A Bunch of Bad Reasons for Not Writing

blindmansbluffUnlikely as it is, I have done my most intense and productive writing during summer months–except for that one summer when the irises of my eyes got inflamed and I temporarily lost a good portion of my vision for about a month and could not write at all (well, hardly at all). The inflammation may or may not have been the result of too much time spent looking at an old, fuzzy laptop screen, writing.

In light of this–and many, many other things–I am probably not someone to model oneself after, but if you’re out on the interwebs right now looking for a pep-talk to keep you writing through the summer, consider this it.

A writing atmosphere of bad, cozy weather is one of the stereotypes repeated on “Memes for Writers” Pinterest boards where the aesthetic is all sweaters, cats, and hot drinks. Setting up any kind of external setting or internal personality or background as essential for writing is counter-productive, usually elitist, and simply irritating for writers interested in actually finishing a writing project. So enough of that. No more passwords or potions, no rites or effete orthodoxies, no self-indulgent mythologies about who writers ought to be. No more talking about writing in a way that draws only the ‘right’ kinds of people into thinking of themselves as writers, trusting themselves as writers, and braving the risks needed to publish. Enough. Ignore it.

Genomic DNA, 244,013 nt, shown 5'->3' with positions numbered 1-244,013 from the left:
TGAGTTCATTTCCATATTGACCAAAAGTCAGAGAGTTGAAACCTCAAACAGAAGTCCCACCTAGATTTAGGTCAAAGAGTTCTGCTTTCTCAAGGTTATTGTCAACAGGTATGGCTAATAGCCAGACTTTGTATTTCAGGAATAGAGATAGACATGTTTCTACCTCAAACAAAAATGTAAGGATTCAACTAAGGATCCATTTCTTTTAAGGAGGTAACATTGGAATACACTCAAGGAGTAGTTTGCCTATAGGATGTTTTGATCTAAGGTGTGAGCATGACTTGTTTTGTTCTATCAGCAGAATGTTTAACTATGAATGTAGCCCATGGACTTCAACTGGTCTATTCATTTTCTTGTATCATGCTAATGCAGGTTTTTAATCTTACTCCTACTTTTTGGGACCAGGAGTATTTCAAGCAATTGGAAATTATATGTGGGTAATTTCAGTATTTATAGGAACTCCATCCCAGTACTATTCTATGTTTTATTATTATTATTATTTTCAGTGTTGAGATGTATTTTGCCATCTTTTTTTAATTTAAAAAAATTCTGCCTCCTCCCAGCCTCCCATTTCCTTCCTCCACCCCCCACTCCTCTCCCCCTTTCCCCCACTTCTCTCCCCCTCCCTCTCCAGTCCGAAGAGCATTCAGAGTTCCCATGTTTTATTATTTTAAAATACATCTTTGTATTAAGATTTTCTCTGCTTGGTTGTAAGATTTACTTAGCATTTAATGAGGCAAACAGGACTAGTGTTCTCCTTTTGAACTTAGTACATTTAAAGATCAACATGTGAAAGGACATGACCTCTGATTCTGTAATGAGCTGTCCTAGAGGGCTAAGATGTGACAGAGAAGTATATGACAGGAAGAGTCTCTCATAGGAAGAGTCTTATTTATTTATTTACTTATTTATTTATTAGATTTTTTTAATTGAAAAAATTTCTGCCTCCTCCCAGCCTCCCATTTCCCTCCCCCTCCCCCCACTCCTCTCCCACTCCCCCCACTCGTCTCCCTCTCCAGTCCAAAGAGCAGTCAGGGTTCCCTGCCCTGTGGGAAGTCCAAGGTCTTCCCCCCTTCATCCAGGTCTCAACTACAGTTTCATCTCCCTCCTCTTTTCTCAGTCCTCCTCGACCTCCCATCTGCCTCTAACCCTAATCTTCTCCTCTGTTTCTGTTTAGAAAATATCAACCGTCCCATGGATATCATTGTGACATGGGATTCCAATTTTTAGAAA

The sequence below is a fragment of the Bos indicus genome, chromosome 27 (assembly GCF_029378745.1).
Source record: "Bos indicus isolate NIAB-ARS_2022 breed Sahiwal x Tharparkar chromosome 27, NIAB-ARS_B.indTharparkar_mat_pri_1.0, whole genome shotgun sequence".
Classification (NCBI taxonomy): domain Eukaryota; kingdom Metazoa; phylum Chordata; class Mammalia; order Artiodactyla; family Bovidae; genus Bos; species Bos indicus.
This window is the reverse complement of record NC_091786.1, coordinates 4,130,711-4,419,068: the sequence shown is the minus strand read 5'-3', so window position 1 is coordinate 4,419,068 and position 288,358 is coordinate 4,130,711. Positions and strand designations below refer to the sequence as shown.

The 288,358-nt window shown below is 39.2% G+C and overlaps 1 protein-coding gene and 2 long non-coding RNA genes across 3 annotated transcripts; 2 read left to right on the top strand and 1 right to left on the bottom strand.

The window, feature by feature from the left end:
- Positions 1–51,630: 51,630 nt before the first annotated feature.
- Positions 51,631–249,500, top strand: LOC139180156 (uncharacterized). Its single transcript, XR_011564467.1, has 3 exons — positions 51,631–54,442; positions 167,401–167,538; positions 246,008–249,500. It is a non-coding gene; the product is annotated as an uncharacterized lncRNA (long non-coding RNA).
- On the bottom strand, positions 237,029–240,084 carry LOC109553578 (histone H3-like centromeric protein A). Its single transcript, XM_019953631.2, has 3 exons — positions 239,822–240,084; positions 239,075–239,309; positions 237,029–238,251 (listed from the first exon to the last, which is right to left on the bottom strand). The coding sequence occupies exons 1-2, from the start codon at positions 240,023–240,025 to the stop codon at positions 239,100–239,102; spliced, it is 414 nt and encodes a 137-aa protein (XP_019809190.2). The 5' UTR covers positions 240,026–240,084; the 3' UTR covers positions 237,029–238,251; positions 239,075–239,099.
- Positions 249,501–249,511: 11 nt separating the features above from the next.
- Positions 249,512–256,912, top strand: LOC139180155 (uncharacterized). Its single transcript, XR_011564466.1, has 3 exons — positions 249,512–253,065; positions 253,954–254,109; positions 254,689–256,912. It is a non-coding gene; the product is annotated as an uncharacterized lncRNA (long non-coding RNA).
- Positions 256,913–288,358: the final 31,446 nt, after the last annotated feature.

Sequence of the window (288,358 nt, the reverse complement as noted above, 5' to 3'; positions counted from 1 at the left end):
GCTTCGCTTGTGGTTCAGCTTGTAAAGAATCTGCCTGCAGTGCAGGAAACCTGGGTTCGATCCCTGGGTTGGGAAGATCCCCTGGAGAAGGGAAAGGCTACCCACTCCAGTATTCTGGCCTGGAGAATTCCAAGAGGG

You can write even if:

  • You weren’t a bookish child. Don’t worry if you can’t stare into the middle distance, all dreamy, and claim your best friends growing up were books. If your best friends were actually people (and I’ll bet that, for just about everyone, they were) you are better off in every way, including as a writer.
  • You aren’t a voracious reader now. It’s true writers have to read in order to learn who we are and how to do what we do. It’s true writers owe everything to readers. Thanks for reading this right now. But you don’t always have to have someone else’s book on hand in order to have something of your own to write.
  • You have kids. Writing will be much more difficult and distracted with constant kids in your life. You knew that going into this. But it can be done. Virginia Woolf was wrong about this one. Trust Shirley Jackson, and Ursula LeGuin, and Zadie Smith, and hundreds of other people writing in the teeth of their offsprings’ childhoods.
  • You don’t drink too much coffee. It’s just short term gain.
  • You don’t drink too much alcohol. It’s just long term pain.
  • You aren’t a native speaker of the language in which you want to write. In fact, newness to a language might be an asset (I’m staking my MA thesis on it, so I sure hope so). No one experiments with a language in original ways, no one wrings new things out of the same old lexicon like someone who has learned it as a second language and approaches it free from the cliches and conventions native speakers have been bound by since we were babies.